A global indicator that correctly picks four out of five financial crises says Australia's OK -- for now

Photo: Getty / File.
  • Research from Capital Economics explains how a moderation in house prices can assist broader financial stability.
  • The findings are based on threshold tests used by the Bank of International Settlements, to determine financial crisis risks for a given country.
  • Economist Paul Dales said risks still remain if house prices could fall sharply or if domestic banks tighten lending standards.

The downturn in Australia’s housing market has been one of the central economic themes of 2018.

But research from Capital Economics shows that for a given point in the market cycle, a moderation in house prices can help to assist economic stability.

The findings are outlined by CE’s chief economist Paul Dales in a research report on whether Australia faces a looming financial crisis.

Dales highlighted three indicators used by the Bank for International Settlements — known as the “central bankers’ central bank” — to determine whether a country is at risk of a financial crisis.

The most important indicator is defined as the share of disposable income used to meet principal & interest repayments on all types of home loans.

The other two indicators used by the BIS are:

  • Private sector credit, calculated as the debt-to-GDP ratio of total household debt plus corporate leverage (excluding banks); and
  • The speed at which domestic banks are borrowing money overseas in foreign currencies.

All three measures use a threshold, calculated via growth rates compared to trend.

When the thresholds are breached, it spells danger. And the BIS analysis has a pretty strong success rate with only one false call for every five correct ones.

But there’s a fourth indicator which effectively forms the basis that the other three measures are calculated from.

Quite simply, it’s defined as “the change in real residential property prices relative to the long-term trend”.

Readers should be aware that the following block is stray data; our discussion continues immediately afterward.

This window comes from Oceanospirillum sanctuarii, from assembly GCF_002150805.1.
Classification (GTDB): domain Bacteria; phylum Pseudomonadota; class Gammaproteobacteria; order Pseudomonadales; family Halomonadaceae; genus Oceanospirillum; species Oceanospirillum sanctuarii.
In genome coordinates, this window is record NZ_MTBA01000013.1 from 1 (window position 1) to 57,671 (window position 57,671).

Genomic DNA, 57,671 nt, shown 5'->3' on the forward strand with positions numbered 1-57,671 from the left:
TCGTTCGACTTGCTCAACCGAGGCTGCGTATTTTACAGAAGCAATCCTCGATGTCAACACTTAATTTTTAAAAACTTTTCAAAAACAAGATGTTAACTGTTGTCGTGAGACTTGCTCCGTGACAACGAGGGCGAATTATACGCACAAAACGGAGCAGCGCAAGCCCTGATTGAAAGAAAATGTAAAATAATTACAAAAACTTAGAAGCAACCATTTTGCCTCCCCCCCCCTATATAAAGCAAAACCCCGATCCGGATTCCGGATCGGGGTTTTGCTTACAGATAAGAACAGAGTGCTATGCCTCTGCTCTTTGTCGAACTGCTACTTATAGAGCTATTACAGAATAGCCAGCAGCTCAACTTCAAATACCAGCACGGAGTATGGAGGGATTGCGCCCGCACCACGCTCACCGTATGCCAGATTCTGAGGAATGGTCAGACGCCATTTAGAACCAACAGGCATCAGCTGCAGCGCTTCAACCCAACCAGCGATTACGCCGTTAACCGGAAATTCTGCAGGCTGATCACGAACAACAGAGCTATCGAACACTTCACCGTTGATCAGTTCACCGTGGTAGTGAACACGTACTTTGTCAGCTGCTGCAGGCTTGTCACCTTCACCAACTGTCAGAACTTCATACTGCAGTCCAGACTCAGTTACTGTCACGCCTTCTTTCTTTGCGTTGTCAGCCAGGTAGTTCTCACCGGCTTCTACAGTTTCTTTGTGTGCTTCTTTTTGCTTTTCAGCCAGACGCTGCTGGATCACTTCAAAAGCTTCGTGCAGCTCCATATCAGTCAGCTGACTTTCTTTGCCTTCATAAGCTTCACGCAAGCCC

Here’s Dales on why it’s so important:

On its own this isn’t as good a warning sign as the others. But because of the way property prices interact with the banking system and the economy, when its danger threshold is breached it lowers the danger thresholds for the other indicators. So a large boom in house prices isn’t necessary to cause a financial crisis, but it does increase the chances of one.

The multi-year rise in prices pushed the house-price indicator close to its threshold, but the recent declines have seen it ease back:

Source: Capital Economics

“Interestingly, had the property threshold been breached last year, then all the other indicators would now be flashing red as they would be above their lower thresholds” Dales noted.

The results are perhaps reflective of how a slowdown in house-price growth can help to offset the risks factors that lead to a more systemic financial crisis.

Of course, if house prices fall too far it presents a different set of financial risks.

“A large fall in house prices could plausibly trigger a recession or a financial crisis if it meant that banks’ assets were hit by a rise in mortgage defaults,” Dales said.

“That could happen if the soft housing market resulted in the economy being weaker and unemployment being higher or if lower prices led some homeowners in negative equity to walk away from their loans.”

Dales pointed to previous Capital Economics research which said that if the housing downturn becomes more entrenched, home values in Sydney and Melbourne could see price falls of 25-30%.

He also cited potential triggers in the form of a credit crunch stemming from tighter bank lending standards, and the risks posed by rising interest rates.

However, based on the findings from the BIS ratios, “if there was going to be a financial crisis, it should have happened during the GFC. And it appears that the risk isn’t as grave now”.

He attributed the relative stability to actions taken by domestic regulators in recent years, such as last year’s cap on interest-only lending which served to tap the brakes on property markets — notably in Sydney and Melbourne — that were in danger of overheating.

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